Now that a diameter and lead have been selected that meet the speed and thrust requirements of the application when driven by the selected motor the next step is to verify the support configuration and material selection. From the manufacturer’s specification sheet the root diameter of the lead screw is 0.169 inches. With this additional information, and Equation 3, the critical speed of the lead screw configuration is calculated to be 3,103 RPM as demonstrated by Equation 9. To account for misalignment and manufacturing tolerances the critical speed limit is typically set to 75% of the calculated value. Equation 10 shows the critical speed to be 2,327 RPM with a safety factor applied. The maximum speed requirement of the application of 480 RPM is well within the limiting critical speed of the screw configuration.

Equation 9
Equation 10

The desired material for the nut used in this application is acetal based and has a pressure velocity limit of approximately 12,000 psi fpm. Using Equation 4 the pressure velocity with the configuration selected is 8,230 psi fpm as shown in Equation 11. With the basic parameters covered the 0.25 inch diameter screw with a 0.500 inch lead will meet the needs of the application when coupled to the available motor. Another important piece of information in the design of this axis is that the lead is efficient enough to backdrive, and to keep the load from falling under its own weight when power is removed from the motor, a brake will need to be implemented.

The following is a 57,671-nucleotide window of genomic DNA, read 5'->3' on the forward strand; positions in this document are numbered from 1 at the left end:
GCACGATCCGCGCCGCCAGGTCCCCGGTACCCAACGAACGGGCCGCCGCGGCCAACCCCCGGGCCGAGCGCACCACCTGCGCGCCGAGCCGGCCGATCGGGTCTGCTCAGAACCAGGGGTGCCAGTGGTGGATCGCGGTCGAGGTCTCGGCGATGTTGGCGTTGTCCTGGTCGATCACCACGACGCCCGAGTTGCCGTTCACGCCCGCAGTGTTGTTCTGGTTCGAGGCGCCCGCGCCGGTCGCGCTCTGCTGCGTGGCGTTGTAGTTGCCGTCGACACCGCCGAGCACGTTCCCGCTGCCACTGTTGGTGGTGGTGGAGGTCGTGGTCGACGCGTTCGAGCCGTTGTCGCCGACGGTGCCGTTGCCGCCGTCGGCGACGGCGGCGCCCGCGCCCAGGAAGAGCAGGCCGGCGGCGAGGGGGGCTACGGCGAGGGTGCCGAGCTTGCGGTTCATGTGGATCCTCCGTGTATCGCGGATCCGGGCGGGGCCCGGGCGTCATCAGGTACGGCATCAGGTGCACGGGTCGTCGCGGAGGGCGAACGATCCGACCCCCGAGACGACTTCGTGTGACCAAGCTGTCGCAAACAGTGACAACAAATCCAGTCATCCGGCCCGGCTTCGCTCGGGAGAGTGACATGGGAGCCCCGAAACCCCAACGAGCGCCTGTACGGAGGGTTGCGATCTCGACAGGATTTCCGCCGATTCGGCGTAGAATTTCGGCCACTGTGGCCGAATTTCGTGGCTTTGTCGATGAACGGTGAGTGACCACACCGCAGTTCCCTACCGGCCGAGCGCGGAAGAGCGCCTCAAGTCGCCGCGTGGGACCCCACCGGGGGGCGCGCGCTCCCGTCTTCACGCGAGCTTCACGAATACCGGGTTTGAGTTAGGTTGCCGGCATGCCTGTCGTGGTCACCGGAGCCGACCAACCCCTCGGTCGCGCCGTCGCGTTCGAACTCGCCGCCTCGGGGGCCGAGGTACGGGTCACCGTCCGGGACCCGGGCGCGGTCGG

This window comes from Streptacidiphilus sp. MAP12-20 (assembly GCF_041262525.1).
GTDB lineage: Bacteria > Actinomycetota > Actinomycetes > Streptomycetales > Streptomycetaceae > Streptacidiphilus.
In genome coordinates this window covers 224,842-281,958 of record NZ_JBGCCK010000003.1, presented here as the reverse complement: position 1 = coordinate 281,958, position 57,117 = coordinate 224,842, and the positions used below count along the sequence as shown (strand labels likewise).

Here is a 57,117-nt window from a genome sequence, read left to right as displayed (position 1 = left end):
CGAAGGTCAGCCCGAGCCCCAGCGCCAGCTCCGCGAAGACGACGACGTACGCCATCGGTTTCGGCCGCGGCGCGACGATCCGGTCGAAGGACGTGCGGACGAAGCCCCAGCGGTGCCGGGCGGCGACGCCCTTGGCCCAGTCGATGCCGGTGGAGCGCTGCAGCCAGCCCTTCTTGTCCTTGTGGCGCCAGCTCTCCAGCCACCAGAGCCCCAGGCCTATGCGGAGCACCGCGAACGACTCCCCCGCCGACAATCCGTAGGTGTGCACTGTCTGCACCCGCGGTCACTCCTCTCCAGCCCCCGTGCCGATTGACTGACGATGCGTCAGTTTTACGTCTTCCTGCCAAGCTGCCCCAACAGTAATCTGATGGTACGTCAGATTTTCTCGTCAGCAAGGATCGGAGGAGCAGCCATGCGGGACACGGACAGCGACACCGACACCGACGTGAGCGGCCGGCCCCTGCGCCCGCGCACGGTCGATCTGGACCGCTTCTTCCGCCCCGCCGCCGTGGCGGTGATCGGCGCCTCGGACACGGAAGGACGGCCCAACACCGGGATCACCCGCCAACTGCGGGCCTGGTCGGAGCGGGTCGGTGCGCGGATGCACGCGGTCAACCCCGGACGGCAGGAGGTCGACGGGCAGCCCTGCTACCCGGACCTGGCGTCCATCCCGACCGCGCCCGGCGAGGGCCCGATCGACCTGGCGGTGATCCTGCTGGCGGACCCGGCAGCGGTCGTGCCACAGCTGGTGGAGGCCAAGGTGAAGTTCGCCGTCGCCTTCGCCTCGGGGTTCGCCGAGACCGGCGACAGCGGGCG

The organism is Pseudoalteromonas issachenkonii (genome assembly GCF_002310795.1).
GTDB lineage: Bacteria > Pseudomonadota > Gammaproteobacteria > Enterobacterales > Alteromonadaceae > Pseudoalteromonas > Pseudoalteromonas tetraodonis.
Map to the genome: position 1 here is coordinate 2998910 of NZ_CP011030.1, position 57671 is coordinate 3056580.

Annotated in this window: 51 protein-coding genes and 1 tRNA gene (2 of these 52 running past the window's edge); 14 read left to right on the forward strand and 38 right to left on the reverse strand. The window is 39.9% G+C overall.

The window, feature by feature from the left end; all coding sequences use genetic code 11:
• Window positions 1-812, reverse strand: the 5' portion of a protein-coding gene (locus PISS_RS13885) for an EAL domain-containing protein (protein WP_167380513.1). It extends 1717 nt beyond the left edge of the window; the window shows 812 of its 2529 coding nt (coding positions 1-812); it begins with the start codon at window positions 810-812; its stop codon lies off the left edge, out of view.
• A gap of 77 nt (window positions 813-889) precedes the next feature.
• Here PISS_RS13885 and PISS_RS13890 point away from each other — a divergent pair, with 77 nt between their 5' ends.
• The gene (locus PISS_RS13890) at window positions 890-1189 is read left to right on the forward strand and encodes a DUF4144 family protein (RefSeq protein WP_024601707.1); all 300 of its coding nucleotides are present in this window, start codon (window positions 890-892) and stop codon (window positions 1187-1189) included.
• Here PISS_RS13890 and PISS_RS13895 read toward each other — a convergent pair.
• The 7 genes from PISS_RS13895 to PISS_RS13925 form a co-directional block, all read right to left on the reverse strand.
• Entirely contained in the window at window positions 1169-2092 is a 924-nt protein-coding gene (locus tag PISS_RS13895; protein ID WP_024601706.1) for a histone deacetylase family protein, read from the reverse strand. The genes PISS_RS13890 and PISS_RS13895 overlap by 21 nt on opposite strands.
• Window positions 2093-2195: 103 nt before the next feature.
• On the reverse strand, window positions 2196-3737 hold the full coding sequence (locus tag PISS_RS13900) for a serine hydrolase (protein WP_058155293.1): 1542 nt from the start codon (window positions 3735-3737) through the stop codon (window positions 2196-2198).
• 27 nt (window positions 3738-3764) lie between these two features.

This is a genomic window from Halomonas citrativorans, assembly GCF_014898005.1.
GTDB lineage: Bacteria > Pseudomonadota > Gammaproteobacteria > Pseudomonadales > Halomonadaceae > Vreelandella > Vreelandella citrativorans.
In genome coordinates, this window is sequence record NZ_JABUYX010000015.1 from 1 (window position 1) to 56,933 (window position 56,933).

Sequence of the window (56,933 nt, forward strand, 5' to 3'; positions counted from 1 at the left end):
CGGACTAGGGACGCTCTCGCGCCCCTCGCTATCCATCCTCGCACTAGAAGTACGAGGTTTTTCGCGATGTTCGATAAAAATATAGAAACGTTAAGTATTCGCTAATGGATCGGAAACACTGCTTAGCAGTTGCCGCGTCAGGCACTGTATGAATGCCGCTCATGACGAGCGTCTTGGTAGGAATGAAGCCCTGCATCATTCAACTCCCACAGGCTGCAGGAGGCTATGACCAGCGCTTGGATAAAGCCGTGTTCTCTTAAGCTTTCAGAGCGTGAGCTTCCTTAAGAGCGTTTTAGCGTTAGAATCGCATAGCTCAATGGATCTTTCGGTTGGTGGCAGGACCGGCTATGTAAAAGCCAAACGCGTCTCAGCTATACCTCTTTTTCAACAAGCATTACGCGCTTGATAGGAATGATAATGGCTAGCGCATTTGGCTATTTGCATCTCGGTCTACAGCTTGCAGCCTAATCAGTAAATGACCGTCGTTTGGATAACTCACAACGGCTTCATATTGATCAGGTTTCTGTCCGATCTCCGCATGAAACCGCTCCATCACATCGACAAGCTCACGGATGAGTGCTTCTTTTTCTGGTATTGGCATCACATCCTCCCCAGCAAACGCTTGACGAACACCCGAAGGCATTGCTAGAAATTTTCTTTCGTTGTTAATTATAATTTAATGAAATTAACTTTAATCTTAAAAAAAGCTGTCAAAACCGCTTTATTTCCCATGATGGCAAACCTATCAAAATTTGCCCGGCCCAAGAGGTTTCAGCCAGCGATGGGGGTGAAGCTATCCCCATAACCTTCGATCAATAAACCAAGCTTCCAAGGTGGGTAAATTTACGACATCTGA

Equation 11

There are other topics to consider when designing a lead screw driven axis, but the concepts discussed cover the basics and provide a solid foundation to design a successful lead screw driven axis of motion. Understanding how to properly implement a lead screw into a design will improve the chances of success by avoiding potential design pitfalls. When used properly, lead screws are a powerful tool which can be used in many design solutions that not only solve the need to convert rotary to linear motion, but also significantly improve productivity and motion control precision in large-to-micro scale advanced technology applications.